Performance Audit of the Michigan School Readiness Program
Receives AOPTA Award for Six-Month Period - Ended March 31, 2005
Scott Strong, Deputy Auditor General, is pleased to announce that the performance audit of the Michigan School Readiness Program (MSRP), Michigan Department of Education (MDE), is the winner of the AOPTA for the six-month period ended March 31, 2005. The audit team consisted of Mary Jo Koschay, supervisor; team members Melanie Alvord and Pam Huffman; technical assistance provided by Andy Mitchell; Therese Regner, Audit Division Administrator; and Laura Hirst, Audit Manager.
MSRP provides funding to local schools and private nonprofit entities to fund high-quality preschool programs for four-year-old children who may be at risk of becoming educationally disadvantaged and who may have extraordinary need for special assistance. MSRP is funded from 100% General Fund/general purpose appropriations and serves approximately 25,000 children each year. MDE distributed approximately $85 million in MSRP grants in fiscal year 2003-04.
The audit, which contained 4 findings, involved travel to several different school districts and completion of a comprehensive analysis of program and student success. MDE had not evaluated the success of the program or its students since MSRP’s inception during the 1995-96 school year and performed only limited on-site monitoring, choosing to rely heavily on a self-assessment of program success completed by the schools.
The audit crew assessed the success of the program by working with MDE, the Center for Educational Performance and Information (CEPI) within the Department of Management and Budget, and 25 local school districts to obtain identifying information about 5,398 preschool students over the last 5 years. Once the data had been collected, the audit crew, with the assistance of Andy Mitchell, matched the local school district information to data that was retained at the State level in CEPI’s database. The audit crew then evaluated the students’ fourth grade Michigan Educational Assessment Program (MEAP) scores, attendance, and grade retention to evaluate the success of MSRP.
The audit work showed that overall at-risk students that participated in MSRP were significantly more successful than at-risk students that did not participate in the program. Further, the audit work showed that overall the at-risk students that participated in MSRP were performing almost as well as the students that are not at-risk. Further analysis by preschool program did show that some preschool programs’ students were not performing as well as other at-risk students. This analysis not only supported the finding that MDE should be tracking student progress to evaluate the success of MSRP, but also showed MDE that this type of analysis can be done in an efficient and timely manner with its current resources.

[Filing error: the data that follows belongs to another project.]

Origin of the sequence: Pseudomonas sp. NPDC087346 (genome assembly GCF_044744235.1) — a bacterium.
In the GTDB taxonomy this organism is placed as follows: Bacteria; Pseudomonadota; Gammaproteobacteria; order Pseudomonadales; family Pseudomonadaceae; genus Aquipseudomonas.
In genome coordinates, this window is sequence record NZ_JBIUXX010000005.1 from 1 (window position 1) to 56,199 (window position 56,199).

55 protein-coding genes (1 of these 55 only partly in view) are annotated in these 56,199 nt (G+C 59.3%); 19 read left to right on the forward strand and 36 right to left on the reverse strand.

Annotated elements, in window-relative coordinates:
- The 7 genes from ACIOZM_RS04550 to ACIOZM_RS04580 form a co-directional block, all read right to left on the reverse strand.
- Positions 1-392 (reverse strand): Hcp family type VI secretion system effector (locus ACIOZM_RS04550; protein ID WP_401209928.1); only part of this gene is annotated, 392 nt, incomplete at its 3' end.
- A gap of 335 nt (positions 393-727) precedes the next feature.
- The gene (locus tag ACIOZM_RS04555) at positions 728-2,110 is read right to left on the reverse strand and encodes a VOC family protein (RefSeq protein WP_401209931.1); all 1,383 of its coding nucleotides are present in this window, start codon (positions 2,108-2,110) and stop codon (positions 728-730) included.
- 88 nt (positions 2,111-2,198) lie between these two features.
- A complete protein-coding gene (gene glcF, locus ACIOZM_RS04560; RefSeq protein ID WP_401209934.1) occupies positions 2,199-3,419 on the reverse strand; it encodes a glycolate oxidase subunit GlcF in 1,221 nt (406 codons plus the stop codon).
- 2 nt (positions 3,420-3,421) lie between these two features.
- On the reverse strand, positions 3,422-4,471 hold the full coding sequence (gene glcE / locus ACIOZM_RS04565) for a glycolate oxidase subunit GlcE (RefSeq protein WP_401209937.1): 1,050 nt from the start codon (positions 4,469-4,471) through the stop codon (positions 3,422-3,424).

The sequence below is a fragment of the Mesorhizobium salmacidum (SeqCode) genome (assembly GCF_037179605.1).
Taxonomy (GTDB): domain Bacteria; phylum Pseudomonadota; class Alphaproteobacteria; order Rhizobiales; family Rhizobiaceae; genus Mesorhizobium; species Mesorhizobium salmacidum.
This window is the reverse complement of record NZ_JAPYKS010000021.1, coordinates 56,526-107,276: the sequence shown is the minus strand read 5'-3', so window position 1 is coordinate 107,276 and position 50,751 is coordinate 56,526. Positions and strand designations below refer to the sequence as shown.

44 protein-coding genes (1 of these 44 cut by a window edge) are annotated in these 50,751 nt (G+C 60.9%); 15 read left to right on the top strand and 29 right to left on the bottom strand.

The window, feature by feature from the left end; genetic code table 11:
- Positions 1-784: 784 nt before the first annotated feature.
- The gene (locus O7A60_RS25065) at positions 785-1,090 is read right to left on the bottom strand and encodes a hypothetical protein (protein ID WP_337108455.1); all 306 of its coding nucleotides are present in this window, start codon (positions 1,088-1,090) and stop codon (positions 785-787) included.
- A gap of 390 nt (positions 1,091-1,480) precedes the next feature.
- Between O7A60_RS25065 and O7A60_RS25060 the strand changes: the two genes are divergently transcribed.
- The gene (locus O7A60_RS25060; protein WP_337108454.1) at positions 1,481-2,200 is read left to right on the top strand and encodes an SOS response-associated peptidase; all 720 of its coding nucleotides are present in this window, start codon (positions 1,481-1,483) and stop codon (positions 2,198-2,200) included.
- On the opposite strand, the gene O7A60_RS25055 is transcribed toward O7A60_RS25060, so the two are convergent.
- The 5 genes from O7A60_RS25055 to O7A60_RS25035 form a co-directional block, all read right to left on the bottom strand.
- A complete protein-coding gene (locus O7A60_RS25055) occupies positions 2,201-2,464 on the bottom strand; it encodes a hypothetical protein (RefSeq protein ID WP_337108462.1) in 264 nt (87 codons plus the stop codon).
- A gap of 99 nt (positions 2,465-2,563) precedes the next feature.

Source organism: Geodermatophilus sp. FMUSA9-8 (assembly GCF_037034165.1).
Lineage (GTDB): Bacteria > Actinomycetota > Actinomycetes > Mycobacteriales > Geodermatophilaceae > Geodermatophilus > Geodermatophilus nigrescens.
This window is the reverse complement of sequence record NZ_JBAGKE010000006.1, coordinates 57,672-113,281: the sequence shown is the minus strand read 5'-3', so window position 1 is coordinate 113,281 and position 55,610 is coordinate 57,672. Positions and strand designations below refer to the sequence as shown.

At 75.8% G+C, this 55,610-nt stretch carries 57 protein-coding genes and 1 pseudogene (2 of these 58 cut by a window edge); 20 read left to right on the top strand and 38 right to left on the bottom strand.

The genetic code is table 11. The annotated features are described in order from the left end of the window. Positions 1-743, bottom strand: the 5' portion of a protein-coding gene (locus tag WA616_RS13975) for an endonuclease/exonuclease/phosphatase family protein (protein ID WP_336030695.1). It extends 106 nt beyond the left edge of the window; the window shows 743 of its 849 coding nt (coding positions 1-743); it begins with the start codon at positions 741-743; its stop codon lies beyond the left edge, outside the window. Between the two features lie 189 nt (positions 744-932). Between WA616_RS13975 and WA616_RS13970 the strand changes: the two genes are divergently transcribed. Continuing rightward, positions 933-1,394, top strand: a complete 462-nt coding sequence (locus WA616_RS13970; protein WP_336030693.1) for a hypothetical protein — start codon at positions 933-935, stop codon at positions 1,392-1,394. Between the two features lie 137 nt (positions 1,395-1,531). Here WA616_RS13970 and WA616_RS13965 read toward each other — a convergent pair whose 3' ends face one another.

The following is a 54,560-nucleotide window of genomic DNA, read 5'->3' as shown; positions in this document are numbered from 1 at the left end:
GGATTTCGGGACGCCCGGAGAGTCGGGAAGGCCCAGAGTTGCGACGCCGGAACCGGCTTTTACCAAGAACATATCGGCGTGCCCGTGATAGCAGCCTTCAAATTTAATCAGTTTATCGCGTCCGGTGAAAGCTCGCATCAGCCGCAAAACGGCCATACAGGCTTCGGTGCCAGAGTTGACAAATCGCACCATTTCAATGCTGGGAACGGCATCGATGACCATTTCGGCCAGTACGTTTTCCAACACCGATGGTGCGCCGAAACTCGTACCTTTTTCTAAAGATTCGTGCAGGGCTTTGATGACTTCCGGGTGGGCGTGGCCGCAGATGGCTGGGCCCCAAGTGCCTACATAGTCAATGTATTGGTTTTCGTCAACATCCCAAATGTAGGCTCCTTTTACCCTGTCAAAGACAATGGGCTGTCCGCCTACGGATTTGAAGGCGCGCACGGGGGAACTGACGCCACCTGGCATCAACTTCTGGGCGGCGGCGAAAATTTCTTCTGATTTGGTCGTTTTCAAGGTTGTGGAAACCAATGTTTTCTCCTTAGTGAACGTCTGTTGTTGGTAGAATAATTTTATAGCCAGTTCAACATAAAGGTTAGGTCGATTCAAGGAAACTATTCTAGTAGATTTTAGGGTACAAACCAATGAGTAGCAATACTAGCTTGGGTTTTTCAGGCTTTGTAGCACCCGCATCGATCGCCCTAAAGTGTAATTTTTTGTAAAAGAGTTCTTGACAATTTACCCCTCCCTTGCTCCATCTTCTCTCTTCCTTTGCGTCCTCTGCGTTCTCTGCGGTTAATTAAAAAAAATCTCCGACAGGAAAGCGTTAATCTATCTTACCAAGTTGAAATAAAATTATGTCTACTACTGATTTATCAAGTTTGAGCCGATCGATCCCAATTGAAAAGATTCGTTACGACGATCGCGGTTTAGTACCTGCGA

The audit crew evaluated MDE’s monitoring procedures by conducting site visits at 10 schools. The audit crew reviewed 246 student files to verify supporting documentation related to program eligibility and requirements and noted several exceptions even though MDE had been conducting a limited number of these types of visits. In addition, the audit crew evaluated 38 schools’ self-assessments compared to an independent consultant’s assessment of those same schools and determined that the self-assessment scores were inflated and, therefore, not the best indicator of program quality or successes. These findings helped convince MDE that independent monitoring is necessary to ensure program compliance. The audit crew also convinced MDE that through data analysis and revised reporting requirements, it could monitor programs more efficiently and utilize its limited resources to focus on-site visits on programs where students are not showing success.
The audit crew accomplished this complex analysis, coordinated the travel during the summer months, and issued the report within the audit budget. Throughout the audit, the crew held biweekly status meetings with MDE to discuss and resolve issues and to present potential audit findings. These discussions, during the fieldwork, facilitated MDE’s timely response to the report, eliminated the need for an audit conference, and resulted in the timely processing and release of the report. MDE communicated that it intended to use the recommendations to initiate new procedures, work with CEPI to capture preschool data, and attempt to obtain additional resources to support MSRP.
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